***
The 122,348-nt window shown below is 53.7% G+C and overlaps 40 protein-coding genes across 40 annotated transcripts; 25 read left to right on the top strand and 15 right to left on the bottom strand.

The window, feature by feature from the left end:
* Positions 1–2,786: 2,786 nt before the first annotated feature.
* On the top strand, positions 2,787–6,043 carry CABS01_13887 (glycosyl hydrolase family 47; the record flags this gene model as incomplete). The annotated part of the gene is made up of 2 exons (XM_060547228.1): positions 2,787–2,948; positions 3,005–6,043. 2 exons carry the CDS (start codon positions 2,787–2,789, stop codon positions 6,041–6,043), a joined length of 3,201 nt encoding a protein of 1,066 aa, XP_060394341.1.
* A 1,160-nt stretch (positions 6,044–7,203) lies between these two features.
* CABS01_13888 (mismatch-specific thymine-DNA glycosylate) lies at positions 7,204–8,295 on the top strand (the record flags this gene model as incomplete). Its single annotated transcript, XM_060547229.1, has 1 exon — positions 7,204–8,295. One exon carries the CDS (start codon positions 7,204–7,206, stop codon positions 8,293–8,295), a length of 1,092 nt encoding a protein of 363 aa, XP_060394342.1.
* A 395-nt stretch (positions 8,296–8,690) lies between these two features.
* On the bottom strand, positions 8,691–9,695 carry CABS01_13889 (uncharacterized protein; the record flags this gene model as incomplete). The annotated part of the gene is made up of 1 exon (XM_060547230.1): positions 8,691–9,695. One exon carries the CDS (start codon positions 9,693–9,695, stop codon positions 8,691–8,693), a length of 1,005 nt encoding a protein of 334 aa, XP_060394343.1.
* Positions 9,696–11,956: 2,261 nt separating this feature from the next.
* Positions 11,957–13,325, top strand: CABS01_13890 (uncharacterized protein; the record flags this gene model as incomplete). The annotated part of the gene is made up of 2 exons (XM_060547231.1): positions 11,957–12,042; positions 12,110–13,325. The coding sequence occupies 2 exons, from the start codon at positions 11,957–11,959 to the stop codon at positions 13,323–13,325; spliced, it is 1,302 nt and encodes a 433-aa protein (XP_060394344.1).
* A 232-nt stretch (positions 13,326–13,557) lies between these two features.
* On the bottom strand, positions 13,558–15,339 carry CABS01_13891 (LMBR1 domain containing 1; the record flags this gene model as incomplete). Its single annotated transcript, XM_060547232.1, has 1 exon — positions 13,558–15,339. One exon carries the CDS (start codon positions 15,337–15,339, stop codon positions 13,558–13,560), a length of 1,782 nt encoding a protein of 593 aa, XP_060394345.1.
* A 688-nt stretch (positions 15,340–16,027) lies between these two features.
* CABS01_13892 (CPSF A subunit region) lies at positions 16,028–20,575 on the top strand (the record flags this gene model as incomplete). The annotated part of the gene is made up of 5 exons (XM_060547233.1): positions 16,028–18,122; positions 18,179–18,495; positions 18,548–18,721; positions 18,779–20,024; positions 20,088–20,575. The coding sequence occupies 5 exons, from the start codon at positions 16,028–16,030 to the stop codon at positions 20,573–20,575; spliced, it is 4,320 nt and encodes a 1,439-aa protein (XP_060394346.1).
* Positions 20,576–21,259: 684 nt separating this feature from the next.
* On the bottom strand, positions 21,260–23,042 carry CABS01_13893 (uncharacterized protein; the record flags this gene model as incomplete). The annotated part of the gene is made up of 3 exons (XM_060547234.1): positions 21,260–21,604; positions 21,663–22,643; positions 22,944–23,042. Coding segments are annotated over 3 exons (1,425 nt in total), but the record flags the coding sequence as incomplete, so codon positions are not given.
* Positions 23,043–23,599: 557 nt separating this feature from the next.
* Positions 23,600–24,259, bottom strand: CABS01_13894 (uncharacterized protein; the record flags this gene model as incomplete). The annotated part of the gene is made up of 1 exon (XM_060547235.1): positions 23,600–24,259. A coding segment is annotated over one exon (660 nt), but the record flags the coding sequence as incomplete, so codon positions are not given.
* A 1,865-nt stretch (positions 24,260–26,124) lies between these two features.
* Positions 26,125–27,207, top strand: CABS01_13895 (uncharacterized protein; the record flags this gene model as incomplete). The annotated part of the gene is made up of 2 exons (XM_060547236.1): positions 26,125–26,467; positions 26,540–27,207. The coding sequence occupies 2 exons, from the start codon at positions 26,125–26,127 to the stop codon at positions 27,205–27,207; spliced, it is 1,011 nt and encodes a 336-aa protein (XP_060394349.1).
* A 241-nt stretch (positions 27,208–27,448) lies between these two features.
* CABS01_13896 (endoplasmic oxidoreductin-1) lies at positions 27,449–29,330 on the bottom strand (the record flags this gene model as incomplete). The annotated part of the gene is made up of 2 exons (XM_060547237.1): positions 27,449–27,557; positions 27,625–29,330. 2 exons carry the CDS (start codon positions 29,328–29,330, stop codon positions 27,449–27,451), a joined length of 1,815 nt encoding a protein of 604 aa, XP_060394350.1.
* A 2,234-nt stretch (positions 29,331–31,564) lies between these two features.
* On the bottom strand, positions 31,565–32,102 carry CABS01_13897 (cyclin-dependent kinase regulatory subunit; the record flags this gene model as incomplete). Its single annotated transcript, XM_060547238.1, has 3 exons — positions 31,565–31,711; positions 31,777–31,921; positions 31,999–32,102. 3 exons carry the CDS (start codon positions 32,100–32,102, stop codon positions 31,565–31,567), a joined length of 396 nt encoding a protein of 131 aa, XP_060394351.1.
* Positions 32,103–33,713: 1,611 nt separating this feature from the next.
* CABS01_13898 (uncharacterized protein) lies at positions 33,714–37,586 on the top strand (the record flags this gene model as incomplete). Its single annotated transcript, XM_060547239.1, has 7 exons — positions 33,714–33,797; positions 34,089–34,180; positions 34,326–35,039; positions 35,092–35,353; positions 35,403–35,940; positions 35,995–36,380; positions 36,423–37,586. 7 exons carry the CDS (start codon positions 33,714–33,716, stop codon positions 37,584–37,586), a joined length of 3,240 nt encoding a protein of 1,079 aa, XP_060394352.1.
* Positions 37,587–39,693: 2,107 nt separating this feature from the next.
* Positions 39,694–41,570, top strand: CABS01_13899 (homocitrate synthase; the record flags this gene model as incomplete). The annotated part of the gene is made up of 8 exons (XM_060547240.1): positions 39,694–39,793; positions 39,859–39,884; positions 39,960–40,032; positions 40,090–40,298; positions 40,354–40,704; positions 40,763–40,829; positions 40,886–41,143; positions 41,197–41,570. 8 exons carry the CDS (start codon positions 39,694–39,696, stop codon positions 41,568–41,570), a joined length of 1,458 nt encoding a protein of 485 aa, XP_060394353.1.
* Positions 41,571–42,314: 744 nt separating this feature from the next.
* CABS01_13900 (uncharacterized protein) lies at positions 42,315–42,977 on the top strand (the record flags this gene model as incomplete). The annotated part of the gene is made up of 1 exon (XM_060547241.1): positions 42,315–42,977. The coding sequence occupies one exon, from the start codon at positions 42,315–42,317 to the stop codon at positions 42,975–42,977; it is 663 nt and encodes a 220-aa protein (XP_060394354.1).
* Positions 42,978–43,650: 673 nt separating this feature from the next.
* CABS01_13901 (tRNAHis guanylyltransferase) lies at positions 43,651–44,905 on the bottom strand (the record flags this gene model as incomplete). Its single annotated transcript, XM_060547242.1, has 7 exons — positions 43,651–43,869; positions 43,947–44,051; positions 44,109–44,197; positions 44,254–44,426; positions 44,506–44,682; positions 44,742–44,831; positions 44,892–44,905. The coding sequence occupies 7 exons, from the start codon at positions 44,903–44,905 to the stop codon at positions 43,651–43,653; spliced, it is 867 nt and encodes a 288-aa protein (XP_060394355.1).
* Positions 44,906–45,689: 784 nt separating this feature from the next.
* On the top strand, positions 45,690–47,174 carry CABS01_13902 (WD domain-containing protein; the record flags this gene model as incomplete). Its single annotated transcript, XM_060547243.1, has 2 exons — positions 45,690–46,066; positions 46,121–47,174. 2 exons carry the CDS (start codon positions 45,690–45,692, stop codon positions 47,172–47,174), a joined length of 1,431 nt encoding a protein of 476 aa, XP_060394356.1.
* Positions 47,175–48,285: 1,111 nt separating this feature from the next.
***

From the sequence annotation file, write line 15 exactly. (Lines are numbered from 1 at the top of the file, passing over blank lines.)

* Positions 20,576–21,259: 684 nt separating this feature from the next.